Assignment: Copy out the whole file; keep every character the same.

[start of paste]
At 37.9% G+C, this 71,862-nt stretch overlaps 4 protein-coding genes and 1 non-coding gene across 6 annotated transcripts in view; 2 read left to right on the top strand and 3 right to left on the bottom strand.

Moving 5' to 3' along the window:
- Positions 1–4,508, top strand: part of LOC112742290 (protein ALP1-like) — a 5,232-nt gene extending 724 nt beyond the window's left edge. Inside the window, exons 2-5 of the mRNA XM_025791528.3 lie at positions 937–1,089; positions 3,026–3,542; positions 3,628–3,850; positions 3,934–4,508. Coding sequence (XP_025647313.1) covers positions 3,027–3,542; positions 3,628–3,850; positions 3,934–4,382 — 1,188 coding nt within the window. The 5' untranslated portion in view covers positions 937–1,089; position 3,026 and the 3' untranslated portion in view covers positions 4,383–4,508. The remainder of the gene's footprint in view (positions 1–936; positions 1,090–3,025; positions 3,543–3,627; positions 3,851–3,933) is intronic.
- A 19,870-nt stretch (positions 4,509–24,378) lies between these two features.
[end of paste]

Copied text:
At 37.9% G+C, this 71,862-nt stretch overlaps 4 protein-coding genes and 1 non-coding gene across 6 annotated transcripts in view; 2 read left to right on the top strand and 3 right to left on the bottom strand.

Moving 5' to 3' along the window:
- Positions 1–4,508, top strand: part of LOC112742290 (protein ALP1-like) — a 5,232-nt gene extending 724 nt beyond the window's left edge. Inside the window, exons 2-5 of the mRNA XM_025791528.3 lie at positions 937–1,089; positions 3,026–3,542; positions 3,628–3,850; positions 3,934–4,508. Coding sequence (XP_025647313.1) covers positions 3,027–3,542; positions 3,628–3,850; positions 3,934–4,382 — 1,188 coding nt within the window. The 5' untranslated portion in view covers positions 937–1,089; position 3,026 and the 3' untranslated portion in view covers positions 4,383–4,508. The remainder of the gene's footprint in view (positions 1–936; positions 1,090–3,025; positions 3,543–3,627; positions 3,851–3,933) is intronic.
- A 19,870-nt stretch (positions 4,509–24,378) lies between these two features.